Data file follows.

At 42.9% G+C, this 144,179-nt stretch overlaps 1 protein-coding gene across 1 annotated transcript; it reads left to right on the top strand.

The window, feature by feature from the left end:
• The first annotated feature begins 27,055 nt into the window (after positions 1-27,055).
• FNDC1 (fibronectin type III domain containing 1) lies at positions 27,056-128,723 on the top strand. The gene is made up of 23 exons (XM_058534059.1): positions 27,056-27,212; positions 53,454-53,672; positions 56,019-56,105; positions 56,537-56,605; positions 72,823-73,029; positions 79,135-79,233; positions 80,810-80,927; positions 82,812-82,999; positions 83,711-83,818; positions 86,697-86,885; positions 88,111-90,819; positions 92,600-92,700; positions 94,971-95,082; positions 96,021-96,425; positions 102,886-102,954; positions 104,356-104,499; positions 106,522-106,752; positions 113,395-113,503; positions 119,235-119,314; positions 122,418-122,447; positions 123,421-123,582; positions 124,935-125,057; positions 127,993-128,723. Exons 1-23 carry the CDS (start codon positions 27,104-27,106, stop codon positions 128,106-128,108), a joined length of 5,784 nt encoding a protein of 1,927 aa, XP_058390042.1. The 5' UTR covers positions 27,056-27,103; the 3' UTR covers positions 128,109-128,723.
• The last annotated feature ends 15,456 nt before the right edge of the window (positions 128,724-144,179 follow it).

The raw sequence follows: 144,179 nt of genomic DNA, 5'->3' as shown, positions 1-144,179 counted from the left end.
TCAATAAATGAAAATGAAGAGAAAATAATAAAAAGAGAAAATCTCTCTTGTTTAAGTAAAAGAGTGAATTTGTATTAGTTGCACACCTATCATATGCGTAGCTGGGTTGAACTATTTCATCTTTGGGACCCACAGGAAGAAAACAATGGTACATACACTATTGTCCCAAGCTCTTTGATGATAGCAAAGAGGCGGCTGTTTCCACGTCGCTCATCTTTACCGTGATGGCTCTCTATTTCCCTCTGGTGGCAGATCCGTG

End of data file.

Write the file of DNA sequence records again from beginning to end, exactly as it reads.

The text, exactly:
At 42.9% G+C, this 144,179-nt stretch overlaps 1 protein-coding gene across 1 annotated transcript; it reads left to right on the top strand.

The window, feature by feature from the left end:
• The first annotated feature begins 27,055 nt into the window (after positions 1-27,055).
• FNDC1 (fibronectin type III domain containing 1) lies at positions 27,056-128,723 on the top strand. The gene is made up of 23 exons (XM_058534059.1): positions 27,056-27,212; positions 53,454-53,672; positions 56,019-56,105; positions 56,537-56,605; positions 72,823-73,029; positions 79,135-79,233; positions 80,810-80,927; positions 82,812-82,999; positions 83,711-83,818; positions 86,697-86,885; positions 88,111-90,819; positions 92,600-92,700; positions 94,971-95,082; positions 96,021-96,425; positions 102,886-102,954; positions 104,356-104,499; positions 106,522-106,752; positions 113,395-113,503; positions 119,235-119,314; positions 122,418-122,447; positions 123,421-123,582; positions 124,935-125,057; positions 127,993-128,723. Exons 1-23 carry the CDS (start codon positions 27,104-27,106, stop codon positions 128,106-128,108), a joined length of 5,784 nt encoding a protein of 1,927 aa, XP_058390042.1. The 5' UTR covers positions 27,056-27,103; the 3' UTR covers positions 128,109-128,723.
• The last annotated feature ends 15,456 nt before the right edge of the window (positions 128,724-144,179 follow it).

The raw sequence follows: 144,179 nt of genomic DNA, 5'->3' as shown, positions 1-144,179 counted from the left end.
TCAATAAATGAAAATGAAGAGAAAATAATAAAAAGAGAAAATCTCTCTTGTTTAAGTAAAAGAGTGAATTTGTATTAGTTGCACACCTATCATATGCGTAGCTGGGTTGAACTATTTCATCTTTGGGACCCACAGGAAGAAAACAATGGTACATACACTATTGTCCCAAGCTCTTTGATGATAGCAAAGAGGCGGCTGTTTCCACGTCGCTCATCTTTACCGTGATGGCTCTCTATTTCCCTCTGGTGGCAGATCCGTG